The Team Approach
It’s no secret that catalogers tend to keep their business practices close to the cuff. So what do they think about developing these partnerships? “Catalogers were resistant at first,” Goldstein confides. “They were solely concerned with making their own sale, not making a sale for some other company. And they were a bit reluctant about renting files. In most cases, it requires approval from key executives and sometimes that’s difficult to nail down.”
But the culture is changing, Goldstein continues, and catalogers are beginning to broadly embrace the idea.
Know the Specs
First decide on the types of programs to offer third-party advertisers, including the physical specifications. Deciding whether to offer advertising ride-alongs, blow-in cards or bound-in inserts can come down to your own aesthetic preferences. However, the selections more often should be based on the specifications of your catalog itself (e.g., trim size, type of stock, type of binding).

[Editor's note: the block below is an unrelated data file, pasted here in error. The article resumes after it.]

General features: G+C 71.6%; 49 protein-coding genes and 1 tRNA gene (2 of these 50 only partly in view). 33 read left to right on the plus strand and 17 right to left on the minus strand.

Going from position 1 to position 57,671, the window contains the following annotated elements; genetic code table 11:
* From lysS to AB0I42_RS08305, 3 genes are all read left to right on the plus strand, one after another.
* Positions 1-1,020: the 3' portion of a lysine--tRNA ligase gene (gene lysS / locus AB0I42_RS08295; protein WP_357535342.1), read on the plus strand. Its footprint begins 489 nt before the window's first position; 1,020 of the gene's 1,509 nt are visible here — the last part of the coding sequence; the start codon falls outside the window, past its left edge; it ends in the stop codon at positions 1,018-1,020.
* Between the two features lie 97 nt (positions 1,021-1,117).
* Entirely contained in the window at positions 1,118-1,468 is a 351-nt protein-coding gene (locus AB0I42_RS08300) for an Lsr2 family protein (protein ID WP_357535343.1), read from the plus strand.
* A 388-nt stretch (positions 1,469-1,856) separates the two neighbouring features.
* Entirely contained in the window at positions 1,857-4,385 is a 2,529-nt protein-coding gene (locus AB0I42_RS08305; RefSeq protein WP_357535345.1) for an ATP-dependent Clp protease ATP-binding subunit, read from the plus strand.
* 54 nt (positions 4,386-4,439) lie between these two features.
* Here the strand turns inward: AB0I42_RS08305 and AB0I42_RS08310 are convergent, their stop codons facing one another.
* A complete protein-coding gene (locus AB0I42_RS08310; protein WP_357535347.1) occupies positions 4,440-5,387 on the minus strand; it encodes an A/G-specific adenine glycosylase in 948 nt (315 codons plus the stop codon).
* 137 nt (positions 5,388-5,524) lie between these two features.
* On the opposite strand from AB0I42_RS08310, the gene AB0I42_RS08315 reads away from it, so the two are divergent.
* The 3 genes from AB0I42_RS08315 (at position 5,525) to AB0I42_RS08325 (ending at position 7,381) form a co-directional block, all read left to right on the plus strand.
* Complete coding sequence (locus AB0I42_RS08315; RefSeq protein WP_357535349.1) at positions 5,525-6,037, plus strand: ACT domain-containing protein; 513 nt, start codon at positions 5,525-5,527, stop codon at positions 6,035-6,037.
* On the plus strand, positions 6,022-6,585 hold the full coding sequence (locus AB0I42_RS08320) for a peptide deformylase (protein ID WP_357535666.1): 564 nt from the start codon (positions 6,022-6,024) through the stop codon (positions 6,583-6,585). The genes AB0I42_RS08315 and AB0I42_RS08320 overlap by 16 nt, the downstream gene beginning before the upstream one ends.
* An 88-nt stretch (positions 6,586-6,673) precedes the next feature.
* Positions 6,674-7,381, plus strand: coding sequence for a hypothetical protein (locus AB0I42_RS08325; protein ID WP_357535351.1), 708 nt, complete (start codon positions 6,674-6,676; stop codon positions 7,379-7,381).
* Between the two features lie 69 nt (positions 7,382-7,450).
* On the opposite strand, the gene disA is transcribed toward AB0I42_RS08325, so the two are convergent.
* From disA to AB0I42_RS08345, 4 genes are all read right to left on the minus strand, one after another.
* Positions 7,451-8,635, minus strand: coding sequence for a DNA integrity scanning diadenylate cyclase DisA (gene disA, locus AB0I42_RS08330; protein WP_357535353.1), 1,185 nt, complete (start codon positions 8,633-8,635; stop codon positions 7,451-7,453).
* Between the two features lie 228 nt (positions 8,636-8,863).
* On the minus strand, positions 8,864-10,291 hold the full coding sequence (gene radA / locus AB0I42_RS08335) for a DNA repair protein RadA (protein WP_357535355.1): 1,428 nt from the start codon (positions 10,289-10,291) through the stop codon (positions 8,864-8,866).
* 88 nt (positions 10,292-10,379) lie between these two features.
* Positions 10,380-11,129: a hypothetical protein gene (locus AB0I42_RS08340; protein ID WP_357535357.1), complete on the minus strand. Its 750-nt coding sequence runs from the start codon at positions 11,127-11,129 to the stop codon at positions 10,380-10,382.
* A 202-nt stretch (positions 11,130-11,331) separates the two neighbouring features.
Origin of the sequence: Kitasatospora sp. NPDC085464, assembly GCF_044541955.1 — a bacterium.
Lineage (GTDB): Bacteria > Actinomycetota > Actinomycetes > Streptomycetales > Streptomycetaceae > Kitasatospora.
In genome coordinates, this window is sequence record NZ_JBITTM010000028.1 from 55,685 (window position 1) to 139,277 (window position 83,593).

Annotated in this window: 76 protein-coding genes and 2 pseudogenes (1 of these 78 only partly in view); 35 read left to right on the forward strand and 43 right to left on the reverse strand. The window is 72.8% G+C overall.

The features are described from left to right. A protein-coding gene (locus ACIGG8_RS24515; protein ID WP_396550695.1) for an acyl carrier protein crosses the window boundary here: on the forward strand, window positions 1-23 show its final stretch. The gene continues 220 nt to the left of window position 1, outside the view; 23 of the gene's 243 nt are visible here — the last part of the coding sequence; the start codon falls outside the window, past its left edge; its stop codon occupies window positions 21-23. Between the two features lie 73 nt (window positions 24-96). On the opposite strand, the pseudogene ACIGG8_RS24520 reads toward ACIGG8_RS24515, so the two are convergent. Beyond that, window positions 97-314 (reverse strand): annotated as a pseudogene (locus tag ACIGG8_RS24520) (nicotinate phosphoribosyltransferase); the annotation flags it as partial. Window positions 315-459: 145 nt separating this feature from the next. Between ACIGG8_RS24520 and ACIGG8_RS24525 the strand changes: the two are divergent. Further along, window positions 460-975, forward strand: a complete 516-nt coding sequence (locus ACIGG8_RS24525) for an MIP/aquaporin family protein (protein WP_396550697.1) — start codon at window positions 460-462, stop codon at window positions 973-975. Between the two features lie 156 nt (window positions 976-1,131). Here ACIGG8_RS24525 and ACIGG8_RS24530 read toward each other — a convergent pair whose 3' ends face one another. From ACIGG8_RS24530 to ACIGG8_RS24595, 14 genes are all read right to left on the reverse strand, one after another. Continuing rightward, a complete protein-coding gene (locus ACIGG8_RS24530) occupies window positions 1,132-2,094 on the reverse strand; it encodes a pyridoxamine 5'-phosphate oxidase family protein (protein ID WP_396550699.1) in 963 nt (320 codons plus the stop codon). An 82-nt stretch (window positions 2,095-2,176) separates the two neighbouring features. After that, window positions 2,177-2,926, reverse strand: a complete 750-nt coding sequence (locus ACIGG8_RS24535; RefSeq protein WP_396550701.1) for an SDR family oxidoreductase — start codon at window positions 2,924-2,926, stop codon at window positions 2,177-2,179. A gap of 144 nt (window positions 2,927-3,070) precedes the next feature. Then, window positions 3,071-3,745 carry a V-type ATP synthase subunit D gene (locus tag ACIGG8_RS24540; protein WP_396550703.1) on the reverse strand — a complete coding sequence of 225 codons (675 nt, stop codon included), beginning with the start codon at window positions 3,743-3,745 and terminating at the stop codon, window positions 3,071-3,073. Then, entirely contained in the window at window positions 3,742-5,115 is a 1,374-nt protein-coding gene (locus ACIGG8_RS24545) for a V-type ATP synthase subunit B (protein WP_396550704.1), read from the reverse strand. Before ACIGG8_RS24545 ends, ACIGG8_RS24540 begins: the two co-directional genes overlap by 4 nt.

The choice between blow-ins and bind-ins automatically can be made depending on the catalog’s size specifications. Says Goldstein, “The smaller the trim size, the more likely that blow-ins will fall out. That hurts results, and in that case, you’re better off with something that’s bound in. Of course, in the case of mailers or advertisers, they prefer not to bind-in, simply because it’s costlier for them. And it can be more complicated, because they have to adhere to exact specifications, like dimensions for a [gutter] lip.”
Give it Time
No matter the project’s design, establishing an accurate lead time for material submission to the catalog printer is vital.
At McAdams Graphics, an Oak Creek, WI-based printer, the average turnaround from the date the artwork is received up to the shipping date is six or seven working days, according to Dan McAdams, vice president of sales and marketing. Freight time is additional.